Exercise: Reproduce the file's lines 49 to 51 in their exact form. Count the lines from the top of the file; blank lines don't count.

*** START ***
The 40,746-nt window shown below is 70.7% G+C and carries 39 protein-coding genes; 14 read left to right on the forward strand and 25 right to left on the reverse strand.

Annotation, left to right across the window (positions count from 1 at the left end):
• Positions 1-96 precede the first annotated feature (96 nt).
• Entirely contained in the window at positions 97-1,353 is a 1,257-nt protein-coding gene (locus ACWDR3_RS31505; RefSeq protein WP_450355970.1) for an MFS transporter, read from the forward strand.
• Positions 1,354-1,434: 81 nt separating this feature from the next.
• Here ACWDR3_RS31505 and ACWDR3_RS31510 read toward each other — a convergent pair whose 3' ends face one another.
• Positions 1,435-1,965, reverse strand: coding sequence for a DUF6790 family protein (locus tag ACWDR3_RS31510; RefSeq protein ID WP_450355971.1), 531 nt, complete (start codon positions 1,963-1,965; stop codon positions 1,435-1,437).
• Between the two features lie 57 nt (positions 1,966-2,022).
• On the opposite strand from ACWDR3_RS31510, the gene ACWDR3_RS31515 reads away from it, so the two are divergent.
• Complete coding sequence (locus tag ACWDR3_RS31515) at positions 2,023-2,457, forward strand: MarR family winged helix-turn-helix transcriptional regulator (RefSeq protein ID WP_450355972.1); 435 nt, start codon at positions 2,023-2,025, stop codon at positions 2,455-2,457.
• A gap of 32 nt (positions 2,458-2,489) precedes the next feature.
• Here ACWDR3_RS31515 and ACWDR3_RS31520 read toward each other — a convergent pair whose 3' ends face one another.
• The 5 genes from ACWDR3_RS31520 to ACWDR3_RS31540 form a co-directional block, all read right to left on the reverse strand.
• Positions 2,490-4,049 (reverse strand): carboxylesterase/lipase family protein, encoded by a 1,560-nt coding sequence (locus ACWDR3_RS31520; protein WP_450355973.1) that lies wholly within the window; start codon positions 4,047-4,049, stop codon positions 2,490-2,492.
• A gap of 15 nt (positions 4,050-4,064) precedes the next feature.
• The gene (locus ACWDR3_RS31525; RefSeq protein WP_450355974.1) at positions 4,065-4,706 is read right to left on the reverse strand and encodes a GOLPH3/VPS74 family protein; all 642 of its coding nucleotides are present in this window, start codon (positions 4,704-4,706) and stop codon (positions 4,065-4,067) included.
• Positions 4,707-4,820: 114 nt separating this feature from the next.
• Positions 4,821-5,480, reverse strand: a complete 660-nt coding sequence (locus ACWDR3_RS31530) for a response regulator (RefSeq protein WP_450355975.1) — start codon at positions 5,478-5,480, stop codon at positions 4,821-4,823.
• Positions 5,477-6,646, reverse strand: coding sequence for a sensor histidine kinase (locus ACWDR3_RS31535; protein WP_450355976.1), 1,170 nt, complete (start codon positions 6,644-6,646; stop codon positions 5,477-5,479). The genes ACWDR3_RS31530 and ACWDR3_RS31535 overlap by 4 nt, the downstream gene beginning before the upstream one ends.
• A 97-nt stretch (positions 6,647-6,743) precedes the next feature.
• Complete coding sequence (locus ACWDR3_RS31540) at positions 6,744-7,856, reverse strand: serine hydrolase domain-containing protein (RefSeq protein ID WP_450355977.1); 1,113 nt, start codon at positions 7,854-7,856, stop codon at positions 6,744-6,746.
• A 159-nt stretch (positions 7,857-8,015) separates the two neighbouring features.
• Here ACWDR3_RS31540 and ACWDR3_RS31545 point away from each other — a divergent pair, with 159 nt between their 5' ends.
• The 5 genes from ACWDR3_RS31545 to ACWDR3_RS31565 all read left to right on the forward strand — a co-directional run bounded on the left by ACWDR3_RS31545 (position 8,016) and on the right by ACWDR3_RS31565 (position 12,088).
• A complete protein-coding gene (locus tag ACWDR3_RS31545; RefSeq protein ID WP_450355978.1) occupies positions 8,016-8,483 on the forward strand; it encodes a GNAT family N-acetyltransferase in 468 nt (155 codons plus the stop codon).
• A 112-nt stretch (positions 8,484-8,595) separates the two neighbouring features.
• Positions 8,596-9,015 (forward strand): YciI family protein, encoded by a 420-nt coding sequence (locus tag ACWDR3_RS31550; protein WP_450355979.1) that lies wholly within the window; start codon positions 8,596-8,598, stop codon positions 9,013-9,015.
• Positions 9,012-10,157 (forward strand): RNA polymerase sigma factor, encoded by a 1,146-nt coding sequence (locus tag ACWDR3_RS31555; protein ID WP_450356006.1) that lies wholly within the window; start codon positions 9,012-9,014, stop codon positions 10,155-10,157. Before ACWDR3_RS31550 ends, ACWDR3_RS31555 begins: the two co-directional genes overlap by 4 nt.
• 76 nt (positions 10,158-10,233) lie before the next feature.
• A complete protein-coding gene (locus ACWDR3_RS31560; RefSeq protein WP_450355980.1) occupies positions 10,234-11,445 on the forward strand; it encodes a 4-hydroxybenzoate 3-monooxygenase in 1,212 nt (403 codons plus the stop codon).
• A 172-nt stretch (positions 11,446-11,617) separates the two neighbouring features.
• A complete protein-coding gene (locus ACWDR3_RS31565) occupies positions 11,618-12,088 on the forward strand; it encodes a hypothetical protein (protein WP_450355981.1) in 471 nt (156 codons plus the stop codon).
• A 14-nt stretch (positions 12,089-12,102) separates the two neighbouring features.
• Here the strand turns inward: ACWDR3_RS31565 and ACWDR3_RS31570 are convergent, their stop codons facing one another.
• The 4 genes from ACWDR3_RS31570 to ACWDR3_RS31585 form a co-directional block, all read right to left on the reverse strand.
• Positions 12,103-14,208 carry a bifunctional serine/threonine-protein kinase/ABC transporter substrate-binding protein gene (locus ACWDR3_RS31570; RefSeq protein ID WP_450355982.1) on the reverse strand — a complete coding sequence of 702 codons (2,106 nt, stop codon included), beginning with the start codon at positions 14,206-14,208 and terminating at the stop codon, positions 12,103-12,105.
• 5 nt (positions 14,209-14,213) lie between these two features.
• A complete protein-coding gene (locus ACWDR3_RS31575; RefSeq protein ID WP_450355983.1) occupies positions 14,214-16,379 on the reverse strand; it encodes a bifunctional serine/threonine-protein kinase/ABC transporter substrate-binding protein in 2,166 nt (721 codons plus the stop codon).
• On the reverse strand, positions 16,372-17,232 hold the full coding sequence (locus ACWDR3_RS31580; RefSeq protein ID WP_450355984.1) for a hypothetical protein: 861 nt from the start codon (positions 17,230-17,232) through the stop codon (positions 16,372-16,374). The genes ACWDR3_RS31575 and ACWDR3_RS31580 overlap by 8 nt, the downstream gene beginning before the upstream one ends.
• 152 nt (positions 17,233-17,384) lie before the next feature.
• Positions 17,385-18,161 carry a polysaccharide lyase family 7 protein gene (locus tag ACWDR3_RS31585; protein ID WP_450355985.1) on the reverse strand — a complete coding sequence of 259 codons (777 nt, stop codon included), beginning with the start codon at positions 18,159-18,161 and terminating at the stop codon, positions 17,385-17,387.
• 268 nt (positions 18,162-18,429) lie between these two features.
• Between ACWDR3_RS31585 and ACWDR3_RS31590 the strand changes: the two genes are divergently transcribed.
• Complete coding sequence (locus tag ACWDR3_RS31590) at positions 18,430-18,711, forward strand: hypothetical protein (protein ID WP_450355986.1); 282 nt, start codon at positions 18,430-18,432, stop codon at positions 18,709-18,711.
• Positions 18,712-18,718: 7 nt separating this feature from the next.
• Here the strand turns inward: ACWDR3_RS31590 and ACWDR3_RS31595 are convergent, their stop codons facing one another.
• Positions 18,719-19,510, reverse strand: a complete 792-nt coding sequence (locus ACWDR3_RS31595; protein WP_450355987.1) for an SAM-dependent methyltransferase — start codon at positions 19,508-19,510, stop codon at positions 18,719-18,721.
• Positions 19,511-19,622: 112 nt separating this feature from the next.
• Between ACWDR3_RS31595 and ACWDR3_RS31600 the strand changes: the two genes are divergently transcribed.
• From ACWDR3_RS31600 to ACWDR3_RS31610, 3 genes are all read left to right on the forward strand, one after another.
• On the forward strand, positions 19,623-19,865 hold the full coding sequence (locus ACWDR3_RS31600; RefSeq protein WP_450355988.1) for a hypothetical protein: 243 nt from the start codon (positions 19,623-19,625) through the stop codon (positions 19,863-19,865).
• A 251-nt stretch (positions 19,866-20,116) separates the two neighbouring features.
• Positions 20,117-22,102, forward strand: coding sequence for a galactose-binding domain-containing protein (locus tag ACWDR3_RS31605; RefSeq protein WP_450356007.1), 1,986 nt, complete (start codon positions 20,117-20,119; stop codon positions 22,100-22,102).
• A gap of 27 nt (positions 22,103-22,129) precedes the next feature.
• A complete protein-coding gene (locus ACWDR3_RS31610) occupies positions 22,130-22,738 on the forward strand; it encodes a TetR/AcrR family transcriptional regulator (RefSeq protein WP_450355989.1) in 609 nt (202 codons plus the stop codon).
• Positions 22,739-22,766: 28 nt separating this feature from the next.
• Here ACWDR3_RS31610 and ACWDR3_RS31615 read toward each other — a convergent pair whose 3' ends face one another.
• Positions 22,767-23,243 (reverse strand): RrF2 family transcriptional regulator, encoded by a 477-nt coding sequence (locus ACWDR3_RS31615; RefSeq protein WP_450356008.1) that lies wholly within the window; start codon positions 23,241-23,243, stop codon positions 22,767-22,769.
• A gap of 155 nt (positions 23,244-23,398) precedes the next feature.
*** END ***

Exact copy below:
• Between ACWDR3_RS31595 and ACWDR3_RS31600 the strand changes: the two genes are divergently transcribed.
• From ACWDR3_RS31600 to ACWDR3_RS31610, 3 genes are all read left to right on the forward strand, one after another.
• On the forward strand, positions 19,623-19,865 hold the full coding sequence (locus ACWDR3_RS31600; RefSeq protein WP_450355988.1) for a hypothetical protein: 243 nt from the start codon (positions 19,623-19,625) through the stop codon (positions 19,863-19,865).